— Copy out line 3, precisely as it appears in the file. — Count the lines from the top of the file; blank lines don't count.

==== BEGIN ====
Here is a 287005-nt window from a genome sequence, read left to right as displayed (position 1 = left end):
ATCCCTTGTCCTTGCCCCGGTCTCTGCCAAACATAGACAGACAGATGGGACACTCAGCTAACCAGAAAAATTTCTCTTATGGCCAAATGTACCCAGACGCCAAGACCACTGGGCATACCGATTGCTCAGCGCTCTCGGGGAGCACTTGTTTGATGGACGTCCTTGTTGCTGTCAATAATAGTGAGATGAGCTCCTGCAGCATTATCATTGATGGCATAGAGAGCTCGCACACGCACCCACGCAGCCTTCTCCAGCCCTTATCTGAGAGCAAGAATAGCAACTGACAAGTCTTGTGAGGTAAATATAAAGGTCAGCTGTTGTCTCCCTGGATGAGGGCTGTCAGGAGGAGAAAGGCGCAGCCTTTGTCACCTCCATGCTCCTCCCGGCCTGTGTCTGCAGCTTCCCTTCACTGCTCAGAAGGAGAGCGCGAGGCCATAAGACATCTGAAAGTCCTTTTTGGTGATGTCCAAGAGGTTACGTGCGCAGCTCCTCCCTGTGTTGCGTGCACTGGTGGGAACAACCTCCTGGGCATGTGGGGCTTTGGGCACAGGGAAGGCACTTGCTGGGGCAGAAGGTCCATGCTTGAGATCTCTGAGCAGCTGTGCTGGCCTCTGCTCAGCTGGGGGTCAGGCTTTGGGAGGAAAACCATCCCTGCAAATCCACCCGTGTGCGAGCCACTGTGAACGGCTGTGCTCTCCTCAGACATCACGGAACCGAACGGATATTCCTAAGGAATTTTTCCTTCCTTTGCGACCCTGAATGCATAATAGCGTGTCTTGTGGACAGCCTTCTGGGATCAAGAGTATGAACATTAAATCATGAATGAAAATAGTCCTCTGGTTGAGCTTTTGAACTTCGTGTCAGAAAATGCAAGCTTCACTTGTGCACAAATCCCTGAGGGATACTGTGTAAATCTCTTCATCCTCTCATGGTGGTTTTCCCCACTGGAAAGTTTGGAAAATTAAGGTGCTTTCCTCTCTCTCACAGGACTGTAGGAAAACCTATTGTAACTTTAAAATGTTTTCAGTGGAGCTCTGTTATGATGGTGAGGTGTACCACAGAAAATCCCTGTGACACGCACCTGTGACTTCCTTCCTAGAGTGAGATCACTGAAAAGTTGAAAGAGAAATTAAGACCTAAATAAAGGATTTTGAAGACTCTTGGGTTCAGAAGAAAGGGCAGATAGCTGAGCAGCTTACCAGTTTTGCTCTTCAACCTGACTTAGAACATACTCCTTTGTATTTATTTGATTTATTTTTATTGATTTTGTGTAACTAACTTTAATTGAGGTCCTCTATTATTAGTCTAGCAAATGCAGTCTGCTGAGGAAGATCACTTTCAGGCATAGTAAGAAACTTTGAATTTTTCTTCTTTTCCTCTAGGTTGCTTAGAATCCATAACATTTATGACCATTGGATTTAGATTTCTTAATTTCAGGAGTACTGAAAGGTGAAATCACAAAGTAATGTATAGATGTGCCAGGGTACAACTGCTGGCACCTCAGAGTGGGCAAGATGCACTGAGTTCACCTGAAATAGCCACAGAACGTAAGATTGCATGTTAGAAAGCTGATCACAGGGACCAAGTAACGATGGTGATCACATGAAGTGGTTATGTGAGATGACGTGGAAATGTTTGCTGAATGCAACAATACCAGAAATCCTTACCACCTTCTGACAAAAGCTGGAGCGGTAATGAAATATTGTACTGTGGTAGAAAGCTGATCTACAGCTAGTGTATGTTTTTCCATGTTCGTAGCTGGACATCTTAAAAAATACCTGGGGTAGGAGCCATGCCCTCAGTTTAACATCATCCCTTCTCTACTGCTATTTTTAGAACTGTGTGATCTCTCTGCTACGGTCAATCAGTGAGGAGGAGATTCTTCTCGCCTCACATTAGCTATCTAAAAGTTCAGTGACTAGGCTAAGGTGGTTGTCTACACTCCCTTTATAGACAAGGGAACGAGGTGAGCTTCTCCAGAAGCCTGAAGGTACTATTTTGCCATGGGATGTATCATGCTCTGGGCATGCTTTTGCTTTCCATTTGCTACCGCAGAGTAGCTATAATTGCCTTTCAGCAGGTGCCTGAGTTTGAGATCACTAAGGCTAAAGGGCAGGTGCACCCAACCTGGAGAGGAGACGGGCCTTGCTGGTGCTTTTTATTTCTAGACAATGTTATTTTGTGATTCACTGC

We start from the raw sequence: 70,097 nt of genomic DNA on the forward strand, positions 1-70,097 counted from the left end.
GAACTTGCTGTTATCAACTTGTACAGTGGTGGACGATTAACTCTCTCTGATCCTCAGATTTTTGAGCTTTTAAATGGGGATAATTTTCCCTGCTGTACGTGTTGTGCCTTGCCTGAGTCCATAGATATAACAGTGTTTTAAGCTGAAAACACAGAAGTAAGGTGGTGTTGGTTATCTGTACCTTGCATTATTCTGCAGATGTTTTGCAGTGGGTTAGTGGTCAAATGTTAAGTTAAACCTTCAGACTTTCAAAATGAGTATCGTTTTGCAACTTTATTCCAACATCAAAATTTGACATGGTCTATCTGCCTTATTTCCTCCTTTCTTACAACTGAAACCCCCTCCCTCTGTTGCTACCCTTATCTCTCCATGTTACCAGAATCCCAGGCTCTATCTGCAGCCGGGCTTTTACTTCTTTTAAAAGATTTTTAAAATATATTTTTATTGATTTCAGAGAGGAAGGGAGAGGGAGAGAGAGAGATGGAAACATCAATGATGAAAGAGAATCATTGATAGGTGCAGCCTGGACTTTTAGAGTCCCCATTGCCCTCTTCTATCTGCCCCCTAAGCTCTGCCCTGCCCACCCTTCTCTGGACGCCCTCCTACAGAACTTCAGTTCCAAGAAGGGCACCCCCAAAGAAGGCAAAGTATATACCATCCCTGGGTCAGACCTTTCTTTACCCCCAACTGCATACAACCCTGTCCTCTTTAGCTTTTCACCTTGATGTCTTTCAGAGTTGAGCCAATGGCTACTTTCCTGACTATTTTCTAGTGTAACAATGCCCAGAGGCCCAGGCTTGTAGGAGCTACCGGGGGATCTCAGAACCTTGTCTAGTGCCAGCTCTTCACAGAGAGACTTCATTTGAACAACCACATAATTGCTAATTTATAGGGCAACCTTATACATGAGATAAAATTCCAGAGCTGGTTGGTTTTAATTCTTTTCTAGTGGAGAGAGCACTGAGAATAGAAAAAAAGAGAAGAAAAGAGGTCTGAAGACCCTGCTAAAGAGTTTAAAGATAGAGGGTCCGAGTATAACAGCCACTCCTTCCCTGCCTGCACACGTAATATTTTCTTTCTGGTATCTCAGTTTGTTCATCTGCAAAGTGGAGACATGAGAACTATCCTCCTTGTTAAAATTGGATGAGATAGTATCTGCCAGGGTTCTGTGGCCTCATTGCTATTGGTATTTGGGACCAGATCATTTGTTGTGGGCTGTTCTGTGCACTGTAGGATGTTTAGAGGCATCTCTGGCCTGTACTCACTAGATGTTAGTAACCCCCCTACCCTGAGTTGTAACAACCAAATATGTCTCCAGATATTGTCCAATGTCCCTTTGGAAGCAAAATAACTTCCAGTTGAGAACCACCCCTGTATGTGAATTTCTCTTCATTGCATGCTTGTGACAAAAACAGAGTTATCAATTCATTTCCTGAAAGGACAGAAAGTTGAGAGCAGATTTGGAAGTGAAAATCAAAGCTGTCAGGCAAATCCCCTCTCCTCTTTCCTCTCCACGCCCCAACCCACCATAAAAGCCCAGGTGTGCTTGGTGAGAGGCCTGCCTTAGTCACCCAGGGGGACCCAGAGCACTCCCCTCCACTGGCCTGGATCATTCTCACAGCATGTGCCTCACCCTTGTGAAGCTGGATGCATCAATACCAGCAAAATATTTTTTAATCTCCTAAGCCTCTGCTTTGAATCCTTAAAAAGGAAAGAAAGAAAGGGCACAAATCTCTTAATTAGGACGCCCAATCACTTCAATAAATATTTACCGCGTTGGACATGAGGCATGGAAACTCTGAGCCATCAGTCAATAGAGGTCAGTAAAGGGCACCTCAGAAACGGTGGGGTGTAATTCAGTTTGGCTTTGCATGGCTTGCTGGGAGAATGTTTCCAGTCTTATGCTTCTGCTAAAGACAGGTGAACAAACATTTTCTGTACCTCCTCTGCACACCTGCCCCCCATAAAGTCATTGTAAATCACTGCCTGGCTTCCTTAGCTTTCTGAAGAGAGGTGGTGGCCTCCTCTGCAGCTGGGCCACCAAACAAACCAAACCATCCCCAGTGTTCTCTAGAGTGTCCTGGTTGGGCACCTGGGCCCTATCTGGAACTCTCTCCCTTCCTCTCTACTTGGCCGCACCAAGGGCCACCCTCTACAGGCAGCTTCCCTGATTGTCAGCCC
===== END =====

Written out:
We start from the raw sequence: 70,097 nt of genomic DNA on the forward strand, positions 1-70,097 counted from the left end.